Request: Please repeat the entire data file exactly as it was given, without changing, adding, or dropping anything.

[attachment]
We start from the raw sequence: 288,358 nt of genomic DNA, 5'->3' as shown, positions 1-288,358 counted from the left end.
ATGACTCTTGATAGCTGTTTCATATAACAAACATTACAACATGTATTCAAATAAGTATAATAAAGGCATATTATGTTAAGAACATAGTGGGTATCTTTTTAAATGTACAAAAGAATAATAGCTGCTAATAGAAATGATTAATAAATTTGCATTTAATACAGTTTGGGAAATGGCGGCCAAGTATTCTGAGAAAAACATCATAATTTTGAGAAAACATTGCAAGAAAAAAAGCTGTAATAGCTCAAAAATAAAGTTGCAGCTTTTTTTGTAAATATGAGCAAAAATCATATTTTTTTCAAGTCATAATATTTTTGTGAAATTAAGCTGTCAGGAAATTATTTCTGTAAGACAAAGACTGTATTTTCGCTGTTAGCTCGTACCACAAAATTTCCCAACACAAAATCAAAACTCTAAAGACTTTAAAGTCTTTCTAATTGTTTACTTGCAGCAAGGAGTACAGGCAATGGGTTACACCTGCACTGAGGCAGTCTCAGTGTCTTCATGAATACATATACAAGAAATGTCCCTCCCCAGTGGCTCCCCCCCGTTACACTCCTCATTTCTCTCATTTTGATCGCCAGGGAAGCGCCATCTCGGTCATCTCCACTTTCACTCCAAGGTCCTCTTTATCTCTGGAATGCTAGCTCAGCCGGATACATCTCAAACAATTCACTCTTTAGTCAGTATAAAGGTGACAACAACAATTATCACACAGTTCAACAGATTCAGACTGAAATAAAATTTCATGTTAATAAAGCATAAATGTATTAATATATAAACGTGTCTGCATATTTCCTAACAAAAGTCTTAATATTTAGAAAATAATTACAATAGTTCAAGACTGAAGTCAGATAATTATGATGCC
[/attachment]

We start from the raw sequence: 288,358 nt of genomic DNA, 5'->3' as shown, positions 1-288,358 counted from the left end.
ATGACTCTTGATAGCTGTTTCATATAACAAACATTACAACATGTATTCAAATAAGTATAATAAAGGCATATTATGTTAAGAACATAGTGGGTATCTTTTTAAATGTACAAAAGAATAATAGCTGCTAATAGAAATGATTAATAAATTTGCATTTAATACAGTTTGGGAAATGGCGGCCAAGTATTCTGAGAAAAACATCATAATTTTGAGAAAACATTGCAAGAAAAAAAGCTGTAATAGCTCAAAAATAAAGTTGCAGCTTTTTTTGTAAATATGAGCAAAAATCATATTTTTTTCAAGTCATAATATTTTTGTGAAATTAAGCTGTCAGGAAATTATTTCTGTAAGACAAAGACTGTATTTTCGCTGTTAGCTCGTACCACAAAATTTCCCAACACAAAATCAAAACTCTAAAGACTTTAAAGTCTTTCTAATTGTTTACTTGCAGCAAGGAGTACAGGCAATGGGTTACACCTGCACTGAGGCAGTCTCAGTGTCTTCATGAATACATATACAAGAAATGTCCCTCCCCAGTGGCTCCCCCCCGTTACACTCCTCATTTCTCTCATTTTGATCGCCAGGGAAGCGCCATCTCGGTCATCTCCACTTTCACTCCAAGGTCCTCTTTATCTCTGGAATGCTAGCTCAGCCGGATACATCTCAAACAATTCACTCTTTAGTCAGTATAAAGGTGACAACAACAATTATCACACAGTTCAACAGATTCAGACTGAAATAAAATTTCATGTTAATAAAGCATAAATGTATTAATATATAAACGTGTCTGCATATTTCCTAACAAAAGTCTTAATATTTAGAAAATAATTACAATAGTTCAAGACTGAAGTCAGATAATTATGATGCC